If you follow me at all on Twitter, or happen to navigate around this web site a bit, instead of doing an organic search jump-and-dive, you know that I've been working with video a little bit, and I've been stepping up the tutorial videos.

A while back, when I started doing this, I was doing it under my personal profile, so I just continued. I wanted it to be a Codepunk YouTube channel, but needed to wait until 100 subscribers to change my URL. Instead of waiting, I decided to create a brand account for Codepunk, so we could upload the podcast episodes. This brand account didn't get much traffic, but my personal YouTube was because of the Bot Framework tutorials. There was no way to transfer videos, and I didn't want to re-upload them, or switch channel locations mid-tutorial, so I just continued with mine.

Over last weekend, I found a feature on YouTube that allowed you to convert your personal channel to a brand channel. I selected the currently created Codepunk one, and I crossed my fingers. I ended up losing the podcast episodes when it merged the two accounts together, but it successfully transferred the videos and subscribers, while latching onto the Codepunk name. I was then able to grab a channel URL for Codepunk.

It was an... almost smooth transition. Some of the URLs and cached components made it look weird for a while, and I've been bleeding subscribers for what I can only guess is YouTube algorithm confusion, but things have stabilized. I've update the channel description to include Codepunk and information on Bill as well.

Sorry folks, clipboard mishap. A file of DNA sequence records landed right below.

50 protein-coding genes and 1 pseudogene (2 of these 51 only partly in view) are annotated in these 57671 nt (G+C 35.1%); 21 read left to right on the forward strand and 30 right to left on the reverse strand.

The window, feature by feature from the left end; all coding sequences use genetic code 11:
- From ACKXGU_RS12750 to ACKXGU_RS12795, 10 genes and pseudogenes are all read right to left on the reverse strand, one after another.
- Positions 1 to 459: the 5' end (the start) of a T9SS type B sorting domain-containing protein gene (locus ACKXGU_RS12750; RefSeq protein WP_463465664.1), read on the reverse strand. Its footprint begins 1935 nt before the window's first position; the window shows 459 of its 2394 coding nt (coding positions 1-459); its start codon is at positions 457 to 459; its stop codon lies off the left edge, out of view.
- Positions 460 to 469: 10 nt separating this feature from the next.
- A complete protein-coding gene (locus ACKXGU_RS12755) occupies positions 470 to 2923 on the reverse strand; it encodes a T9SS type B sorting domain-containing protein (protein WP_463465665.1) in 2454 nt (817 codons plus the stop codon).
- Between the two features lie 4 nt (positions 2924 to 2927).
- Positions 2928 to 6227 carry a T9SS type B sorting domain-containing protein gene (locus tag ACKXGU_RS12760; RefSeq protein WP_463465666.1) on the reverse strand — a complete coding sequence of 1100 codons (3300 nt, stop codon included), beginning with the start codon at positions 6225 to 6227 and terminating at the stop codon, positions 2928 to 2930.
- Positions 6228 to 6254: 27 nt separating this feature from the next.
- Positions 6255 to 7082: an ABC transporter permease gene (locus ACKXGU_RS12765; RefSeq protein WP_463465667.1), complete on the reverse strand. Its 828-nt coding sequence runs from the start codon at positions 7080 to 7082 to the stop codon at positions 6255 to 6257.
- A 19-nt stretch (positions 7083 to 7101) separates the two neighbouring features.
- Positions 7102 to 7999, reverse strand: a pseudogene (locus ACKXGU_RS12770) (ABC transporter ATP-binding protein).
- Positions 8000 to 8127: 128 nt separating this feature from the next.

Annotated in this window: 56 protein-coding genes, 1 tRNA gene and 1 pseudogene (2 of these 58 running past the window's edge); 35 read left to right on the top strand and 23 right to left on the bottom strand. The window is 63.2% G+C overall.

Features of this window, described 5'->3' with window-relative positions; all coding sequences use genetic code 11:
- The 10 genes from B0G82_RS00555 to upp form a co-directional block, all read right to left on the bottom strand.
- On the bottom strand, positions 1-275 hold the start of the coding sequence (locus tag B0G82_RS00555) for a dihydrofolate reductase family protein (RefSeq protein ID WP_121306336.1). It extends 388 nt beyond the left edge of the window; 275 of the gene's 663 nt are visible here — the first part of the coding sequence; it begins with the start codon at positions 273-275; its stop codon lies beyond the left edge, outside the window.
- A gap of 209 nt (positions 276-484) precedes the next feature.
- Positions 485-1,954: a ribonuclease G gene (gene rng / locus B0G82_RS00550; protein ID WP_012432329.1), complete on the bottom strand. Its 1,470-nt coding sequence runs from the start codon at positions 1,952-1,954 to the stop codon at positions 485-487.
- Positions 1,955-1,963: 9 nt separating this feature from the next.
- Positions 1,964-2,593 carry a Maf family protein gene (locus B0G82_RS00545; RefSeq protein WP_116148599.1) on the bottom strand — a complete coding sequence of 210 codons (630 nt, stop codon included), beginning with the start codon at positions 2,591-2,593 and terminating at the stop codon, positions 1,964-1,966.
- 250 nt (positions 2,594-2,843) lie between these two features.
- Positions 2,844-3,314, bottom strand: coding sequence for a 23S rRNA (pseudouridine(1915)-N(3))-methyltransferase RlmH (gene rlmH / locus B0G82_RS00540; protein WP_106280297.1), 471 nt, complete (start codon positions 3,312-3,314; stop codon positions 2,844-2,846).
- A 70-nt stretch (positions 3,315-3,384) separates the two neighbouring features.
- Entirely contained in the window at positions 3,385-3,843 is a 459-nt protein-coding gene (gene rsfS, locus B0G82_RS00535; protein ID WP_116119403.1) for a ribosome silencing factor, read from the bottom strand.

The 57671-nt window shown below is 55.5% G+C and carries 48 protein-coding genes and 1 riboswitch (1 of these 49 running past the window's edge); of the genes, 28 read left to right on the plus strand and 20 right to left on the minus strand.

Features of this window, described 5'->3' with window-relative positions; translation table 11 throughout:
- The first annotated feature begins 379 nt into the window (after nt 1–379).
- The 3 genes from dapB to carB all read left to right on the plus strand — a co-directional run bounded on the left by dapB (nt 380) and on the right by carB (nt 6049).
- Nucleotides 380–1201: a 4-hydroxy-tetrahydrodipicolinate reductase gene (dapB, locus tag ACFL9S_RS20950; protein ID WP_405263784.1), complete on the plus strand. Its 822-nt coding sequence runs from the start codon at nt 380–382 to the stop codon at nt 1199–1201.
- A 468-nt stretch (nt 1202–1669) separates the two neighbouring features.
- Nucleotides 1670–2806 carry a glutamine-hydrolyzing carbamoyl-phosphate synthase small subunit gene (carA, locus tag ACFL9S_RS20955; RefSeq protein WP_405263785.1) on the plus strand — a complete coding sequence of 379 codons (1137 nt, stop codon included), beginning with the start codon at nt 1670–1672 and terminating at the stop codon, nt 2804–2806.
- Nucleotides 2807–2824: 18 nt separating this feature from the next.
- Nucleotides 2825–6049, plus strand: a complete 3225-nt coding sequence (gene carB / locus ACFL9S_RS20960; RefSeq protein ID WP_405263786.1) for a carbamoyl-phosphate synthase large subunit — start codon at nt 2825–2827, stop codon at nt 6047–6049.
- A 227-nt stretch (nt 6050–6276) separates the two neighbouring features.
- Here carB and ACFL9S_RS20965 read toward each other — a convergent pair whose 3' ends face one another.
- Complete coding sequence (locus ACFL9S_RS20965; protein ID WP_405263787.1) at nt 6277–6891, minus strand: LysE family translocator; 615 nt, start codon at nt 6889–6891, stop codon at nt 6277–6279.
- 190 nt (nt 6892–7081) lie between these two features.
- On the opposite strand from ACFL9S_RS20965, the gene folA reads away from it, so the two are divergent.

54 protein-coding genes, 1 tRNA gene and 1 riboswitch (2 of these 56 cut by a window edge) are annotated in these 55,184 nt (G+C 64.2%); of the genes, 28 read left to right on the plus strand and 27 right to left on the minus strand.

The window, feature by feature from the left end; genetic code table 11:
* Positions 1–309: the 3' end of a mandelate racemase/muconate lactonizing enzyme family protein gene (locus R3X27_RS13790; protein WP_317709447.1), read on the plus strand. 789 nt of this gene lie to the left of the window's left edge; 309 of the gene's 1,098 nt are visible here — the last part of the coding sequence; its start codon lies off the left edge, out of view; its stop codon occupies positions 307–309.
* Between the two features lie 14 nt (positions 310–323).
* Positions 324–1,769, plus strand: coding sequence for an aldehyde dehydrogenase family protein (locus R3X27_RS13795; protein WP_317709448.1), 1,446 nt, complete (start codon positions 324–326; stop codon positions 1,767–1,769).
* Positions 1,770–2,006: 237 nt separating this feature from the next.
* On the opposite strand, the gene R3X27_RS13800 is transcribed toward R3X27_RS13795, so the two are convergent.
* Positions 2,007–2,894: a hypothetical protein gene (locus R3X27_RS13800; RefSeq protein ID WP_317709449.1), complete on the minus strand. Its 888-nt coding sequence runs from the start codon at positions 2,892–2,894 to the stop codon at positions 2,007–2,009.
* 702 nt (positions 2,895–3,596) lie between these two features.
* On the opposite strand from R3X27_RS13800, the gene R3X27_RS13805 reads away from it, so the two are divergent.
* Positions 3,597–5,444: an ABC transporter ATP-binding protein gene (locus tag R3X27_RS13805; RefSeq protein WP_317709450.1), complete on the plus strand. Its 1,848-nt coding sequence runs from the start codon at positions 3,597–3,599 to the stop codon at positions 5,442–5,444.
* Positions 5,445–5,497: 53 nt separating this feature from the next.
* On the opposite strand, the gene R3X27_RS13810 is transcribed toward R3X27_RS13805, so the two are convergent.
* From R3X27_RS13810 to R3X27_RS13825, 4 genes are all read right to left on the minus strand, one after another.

There were some videos that didn't make sense to be on Codepunk, so I deleted them, and then had to recreate a personal channel to find some place to put them. I have no clue what to do with this personal channel, but might do some vlogging. I've currently be broadcasting Defiance 2050 gameplay, and posting the recordings on YouTube.

Where will we take Codepunk? Right now, I have several different video tutorial series' lined up, and this is a great way for us to pump out content, and increase subscribers. It's content that provides value. I'm not sitting there telling you about how great I am, and trying to get you to buy a book so you can be like me. There's too much of that on YouTube already. I want Codepunk to provide consistent, quality content. The consistency is there, and the quality is getting there.

In a few months--when I have a semi-studio set up--we'll be creating other forms of content that I hope give the channel a unique feel.

In the meantime, feel free to subscribe.

(Photo by Jaro Larnos)